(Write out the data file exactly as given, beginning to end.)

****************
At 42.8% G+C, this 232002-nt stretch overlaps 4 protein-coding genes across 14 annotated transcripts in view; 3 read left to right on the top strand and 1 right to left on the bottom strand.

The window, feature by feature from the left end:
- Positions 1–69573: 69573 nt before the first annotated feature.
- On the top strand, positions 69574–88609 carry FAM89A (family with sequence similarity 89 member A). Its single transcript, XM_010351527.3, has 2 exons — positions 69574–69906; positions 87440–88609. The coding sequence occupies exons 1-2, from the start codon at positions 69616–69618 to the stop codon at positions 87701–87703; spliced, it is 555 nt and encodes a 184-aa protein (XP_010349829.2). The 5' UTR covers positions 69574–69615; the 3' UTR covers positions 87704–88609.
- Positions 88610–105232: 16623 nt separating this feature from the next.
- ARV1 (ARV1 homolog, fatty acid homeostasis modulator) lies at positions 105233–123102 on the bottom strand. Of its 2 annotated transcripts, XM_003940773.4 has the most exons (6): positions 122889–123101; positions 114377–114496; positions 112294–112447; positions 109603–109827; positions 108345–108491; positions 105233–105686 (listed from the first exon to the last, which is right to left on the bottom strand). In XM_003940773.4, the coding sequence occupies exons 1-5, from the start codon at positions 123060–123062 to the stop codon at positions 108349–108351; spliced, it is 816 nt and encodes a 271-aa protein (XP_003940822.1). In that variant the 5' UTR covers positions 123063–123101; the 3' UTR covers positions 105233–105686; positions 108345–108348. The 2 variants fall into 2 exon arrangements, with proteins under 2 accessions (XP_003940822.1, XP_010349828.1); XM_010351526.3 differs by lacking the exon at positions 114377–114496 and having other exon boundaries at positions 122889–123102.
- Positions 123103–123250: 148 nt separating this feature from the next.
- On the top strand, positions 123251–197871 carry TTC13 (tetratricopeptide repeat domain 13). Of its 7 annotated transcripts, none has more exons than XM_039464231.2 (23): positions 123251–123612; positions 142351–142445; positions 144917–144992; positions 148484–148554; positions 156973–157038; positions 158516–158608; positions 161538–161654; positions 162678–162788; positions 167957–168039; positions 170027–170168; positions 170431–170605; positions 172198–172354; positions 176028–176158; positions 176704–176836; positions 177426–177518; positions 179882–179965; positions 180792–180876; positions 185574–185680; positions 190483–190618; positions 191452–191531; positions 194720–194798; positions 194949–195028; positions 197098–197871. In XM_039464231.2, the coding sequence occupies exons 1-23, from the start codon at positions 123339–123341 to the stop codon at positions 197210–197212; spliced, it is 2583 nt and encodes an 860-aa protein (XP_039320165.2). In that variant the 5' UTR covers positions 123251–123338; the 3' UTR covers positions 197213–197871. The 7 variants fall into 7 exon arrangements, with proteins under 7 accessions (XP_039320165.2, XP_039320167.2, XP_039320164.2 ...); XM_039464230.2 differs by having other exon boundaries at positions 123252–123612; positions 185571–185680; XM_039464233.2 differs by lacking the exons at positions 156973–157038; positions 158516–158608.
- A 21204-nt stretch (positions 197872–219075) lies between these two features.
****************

At 42.8% G+C, this 232002-nt stretch overlaps 4 protein-coding genes across 14 annotated transcripts in view; 3 read left to right on the top strand and 1 right to left on the bottom strand.

The window, feature by feature from the left end:
- Positions 1–69573: 69573 nt before the first annotated feature.
- On the top strand, positions 69574–88609 carry FAM89A (family with sequence similarity 89 member A). Its single transcript, XM_010351527.3, has 2 exons — positions 69574–69906; positions 87440–88609. The coding sequence occupies exons 1-2, from the start codon at positions 69616–69618 to the stop codon at positions 87701–87703; spliced, it is 555 nt and encodes a 184-aa protein (XP_010349829.2). The 5' UTR covers positions 69574–69615; the 3' UTR covers positions 87704–88609.
- Positions 88610–105232: 16623 nt separating this feature from the next.
- ARV1 (ARV1 homolog, fatty acid homeostasis modulator) lies at positions 105233–123102 on the bottom strand. Of its 2 annotated transcripts, XM_003940773.4 has the most exons (6): positions 122889–123101; positions 114377–114496; positions 112294–112447; positions 109603–109827; positions 108345–108491; positions 105233–105686 (listed from the first exon to the last, which is right to left on the bottom strand). In XM_003940773.4, the coding sequence occupies exons 1-5, from the start codon at positions 123060–123062 to the stop codon at positions 108349–108351; spliced, it is 816 nt and encodes a 271-aa protein (XP_003940822.1). In that variant the 5' UTR covers positions 123063–123101; the 3' UTR covers positions 105233–105686; positions 108345–108348. The 2 variants fall into 2 exon arrangements, with proteins under 2 accessions (XP_003940822.1, XP_010349828.1); XM_010351526.3 differs by lacking the exon at positions 114377–114496 and having other exon boundaries at positions 122889–123102.
- Positions 123103–123250: 148 nt separating this feature from the next.
- On the top strand, positions 123251–197871 carry TTC13 (tetratricopeptide repeat domain 13). Of its 7 annotated transcripts, none has more exons than XM_039464231.2 (23): positions 123251–123612; positions 142351–142445; positions 144917–144992; positions 148484–148554; positions 156973–157038; positions 158516–158608; positions 161538–161654; positions 162678–162788; positions 167957–168039; positions 170027–170168; positions 170431–170605; positions 172198–172354; positions 176028–176158; positions 176704–176836; positions 177426–177518; positions 179882–179965; positions 180792–180876; positions 185574–185680; positions 190483–190618; positions 191452–191531; positions 194720–194798; positions 194949–195028; positions 197098–197871. In XM_039464231.2, the coding sequence occupies exons 1-23, from the start codon at positions 123339–123341 to the stop codon at positions 197210–197212; spliced, it is 2583 nt and encodes an 860-aa protein (XP_039320165.2). In that variant the 5' UTR covers positions 123251–123338; the 3' UTR covers positions 197213–197871. The 7 variants fall into 7 exon arrangements, with proteins under 7 accessions (XP_039320165.2, XP_039320167.2, XP_039320164.2 ...); XM_039464230.2 differs by having other exon boundaries at positions 123252–123612; positions 185571–185680; XM_039464233.2 differs by lacking the exons at positions 156973–157038; positions 158516–158608.
- A 21204-nt stretch (positions 197872–219075) lies between these two features.